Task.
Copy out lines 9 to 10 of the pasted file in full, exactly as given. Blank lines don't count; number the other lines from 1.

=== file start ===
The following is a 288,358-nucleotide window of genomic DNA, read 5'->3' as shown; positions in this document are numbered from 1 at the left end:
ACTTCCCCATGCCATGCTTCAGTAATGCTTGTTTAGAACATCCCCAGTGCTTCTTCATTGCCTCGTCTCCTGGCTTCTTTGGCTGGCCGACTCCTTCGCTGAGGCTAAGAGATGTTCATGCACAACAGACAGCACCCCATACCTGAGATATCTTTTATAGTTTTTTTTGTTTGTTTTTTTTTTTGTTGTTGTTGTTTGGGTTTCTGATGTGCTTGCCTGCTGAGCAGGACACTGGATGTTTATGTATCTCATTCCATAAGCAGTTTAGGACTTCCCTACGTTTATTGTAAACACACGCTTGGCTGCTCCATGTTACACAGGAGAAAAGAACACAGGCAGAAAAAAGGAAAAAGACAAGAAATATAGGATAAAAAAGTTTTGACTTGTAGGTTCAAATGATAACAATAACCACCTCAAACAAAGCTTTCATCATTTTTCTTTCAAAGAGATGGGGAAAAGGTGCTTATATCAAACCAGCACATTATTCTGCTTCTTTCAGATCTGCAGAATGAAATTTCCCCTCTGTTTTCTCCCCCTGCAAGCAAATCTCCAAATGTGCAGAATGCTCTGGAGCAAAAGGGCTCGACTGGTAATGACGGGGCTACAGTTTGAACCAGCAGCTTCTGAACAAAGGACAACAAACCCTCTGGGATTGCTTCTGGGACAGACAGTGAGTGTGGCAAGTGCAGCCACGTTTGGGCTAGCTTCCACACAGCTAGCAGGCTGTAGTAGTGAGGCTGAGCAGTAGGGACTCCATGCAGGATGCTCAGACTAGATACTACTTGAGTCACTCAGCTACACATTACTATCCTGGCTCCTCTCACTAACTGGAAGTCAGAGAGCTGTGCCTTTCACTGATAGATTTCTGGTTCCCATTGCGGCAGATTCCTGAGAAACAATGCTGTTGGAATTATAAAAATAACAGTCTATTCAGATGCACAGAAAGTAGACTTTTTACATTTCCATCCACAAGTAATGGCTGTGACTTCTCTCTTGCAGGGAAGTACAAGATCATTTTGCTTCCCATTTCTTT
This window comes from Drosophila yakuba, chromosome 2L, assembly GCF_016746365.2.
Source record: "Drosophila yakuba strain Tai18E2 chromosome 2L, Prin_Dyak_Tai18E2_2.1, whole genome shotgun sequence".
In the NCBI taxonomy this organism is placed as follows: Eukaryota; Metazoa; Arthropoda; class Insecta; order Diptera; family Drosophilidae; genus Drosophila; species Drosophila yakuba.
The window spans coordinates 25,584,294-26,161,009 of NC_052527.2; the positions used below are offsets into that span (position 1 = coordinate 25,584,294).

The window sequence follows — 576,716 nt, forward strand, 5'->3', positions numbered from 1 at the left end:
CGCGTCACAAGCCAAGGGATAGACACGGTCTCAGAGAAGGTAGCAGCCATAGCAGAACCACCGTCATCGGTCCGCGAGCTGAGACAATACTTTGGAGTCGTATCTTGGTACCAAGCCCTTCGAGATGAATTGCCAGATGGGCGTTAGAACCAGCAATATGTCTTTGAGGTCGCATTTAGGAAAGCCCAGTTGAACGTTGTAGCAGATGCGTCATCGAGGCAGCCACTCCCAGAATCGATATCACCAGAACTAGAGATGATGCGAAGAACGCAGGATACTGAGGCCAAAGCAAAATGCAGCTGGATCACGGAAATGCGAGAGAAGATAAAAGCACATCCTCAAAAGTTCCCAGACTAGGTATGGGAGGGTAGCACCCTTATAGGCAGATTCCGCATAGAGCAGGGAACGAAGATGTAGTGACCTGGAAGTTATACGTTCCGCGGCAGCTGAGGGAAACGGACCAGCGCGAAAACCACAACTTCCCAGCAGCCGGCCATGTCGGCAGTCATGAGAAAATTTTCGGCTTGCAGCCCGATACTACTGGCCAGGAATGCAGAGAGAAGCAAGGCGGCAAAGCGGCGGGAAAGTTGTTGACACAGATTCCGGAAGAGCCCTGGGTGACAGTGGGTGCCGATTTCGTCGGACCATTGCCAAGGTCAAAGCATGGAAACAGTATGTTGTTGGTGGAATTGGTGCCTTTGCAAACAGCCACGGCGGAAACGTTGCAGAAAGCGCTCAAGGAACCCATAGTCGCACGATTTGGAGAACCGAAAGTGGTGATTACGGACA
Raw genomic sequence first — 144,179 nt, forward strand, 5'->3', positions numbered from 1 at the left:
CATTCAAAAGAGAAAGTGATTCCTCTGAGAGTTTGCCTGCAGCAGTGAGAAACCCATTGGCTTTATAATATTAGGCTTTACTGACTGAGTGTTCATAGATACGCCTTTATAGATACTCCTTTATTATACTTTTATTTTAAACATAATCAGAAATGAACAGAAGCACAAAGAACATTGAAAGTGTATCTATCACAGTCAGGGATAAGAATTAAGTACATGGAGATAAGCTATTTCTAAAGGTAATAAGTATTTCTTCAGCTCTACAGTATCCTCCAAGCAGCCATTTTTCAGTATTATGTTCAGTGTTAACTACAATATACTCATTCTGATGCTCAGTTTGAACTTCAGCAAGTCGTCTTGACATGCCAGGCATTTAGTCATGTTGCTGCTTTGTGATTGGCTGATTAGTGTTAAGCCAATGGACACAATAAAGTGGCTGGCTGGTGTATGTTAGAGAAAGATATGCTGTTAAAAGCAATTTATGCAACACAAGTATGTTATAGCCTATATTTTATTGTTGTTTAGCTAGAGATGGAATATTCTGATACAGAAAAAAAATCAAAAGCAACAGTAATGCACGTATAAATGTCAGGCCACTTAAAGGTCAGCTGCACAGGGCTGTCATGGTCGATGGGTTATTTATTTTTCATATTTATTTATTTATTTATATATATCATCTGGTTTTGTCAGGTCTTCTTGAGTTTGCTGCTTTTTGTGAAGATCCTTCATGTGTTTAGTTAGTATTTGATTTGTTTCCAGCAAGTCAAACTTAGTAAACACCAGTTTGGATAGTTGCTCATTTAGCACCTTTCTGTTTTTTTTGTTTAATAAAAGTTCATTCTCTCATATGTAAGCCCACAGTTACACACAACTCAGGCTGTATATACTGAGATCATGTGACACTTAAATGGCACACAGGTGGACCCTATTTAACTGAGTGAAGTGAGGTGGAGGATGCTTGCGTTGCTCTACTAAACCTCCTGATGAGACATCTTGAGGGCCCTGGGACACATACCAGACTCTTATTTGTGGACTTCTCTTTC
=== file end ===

Raw genomic sequence first — 144,179 nt, forward strand, 5'->3', positions numbered from 1 at the left:
CATTCAAAAGAGAAAGTGATTCCTCTGAGAGTTTGCCTGCAGCAGTGAGAAACCCATTGGCTTTATAATATTAGGCTTTACTGACTGAGTGTTCATAGATACGCCTTTATAGATACTCCTTTATTATACTTTTATTTTAAACATAATCAGAAATGAACAGAAGCACAAAGAACATTGAAAGTGTATCTATCACAGTCAGGGATAAGAATTAAGTACATGGAGATAAGCTATTTCTAAAGGTAATAAGTATTTCTTCAGCTCTACAGTATCCTCCAAGCAGCCATTTTTCAGTATTATGTTCAGTGTTAACTACAATATACTCATTCTGATGCTCAGTTTGAACTTCAGCAAGTCGTCTTGACATGCCAGGCATTTAGTCATGTTGCTGCTTTGTGATTGGCTGATTAGTGTTAAGCCAATGGACACAATAAAGTGGCTGGCTGGTGTATGTTAGAGAAAGATATGCTGTTAAAAGCAATTTATGCAACACAAGTATGTTATAGCCTATATTTTATTGTTGTTTAGCTAGAGATGGAATATTCTGATACAGAAAAAAAATCAAAAGCAACAGTAATGCACGTATAAATGTCAGGCCACTTAAAGGTCAGCTGCACAGGGCTGTCATGGTCGATGGGTTATTTATTTTTCATATTTATTTATTTATTTATATATATCATCTGGTTTTGTCAGGTCTTCTTGAGTTTGCTGCTTTTTGTGAAGATCCTTCATGTGTTTAGTTAGTATTTGATTTGTTTCCAGCAAGTCAAACTTAGTAAACACCAGTTTGGATAGTTGCTCATTTAGCACCTTTCTGTTTTTTTTGTTTAATAAAAGTTCATTCTCTCATATGTAAGCCCACAGTTACACACAACTCAGGCTGTATATACTGAGATCATGTGACACTTAAATGGCACACAGGTGGACCCTATTTAACTGAGTGAAGTGAGGTGGAGGATGCTTGCGTTGCTCTACTAAACCTCCTGATGAGACATCTTGAGGGCCCTGGGACACATACCAGACTCTTATTTGTGGACTTCTCTTTC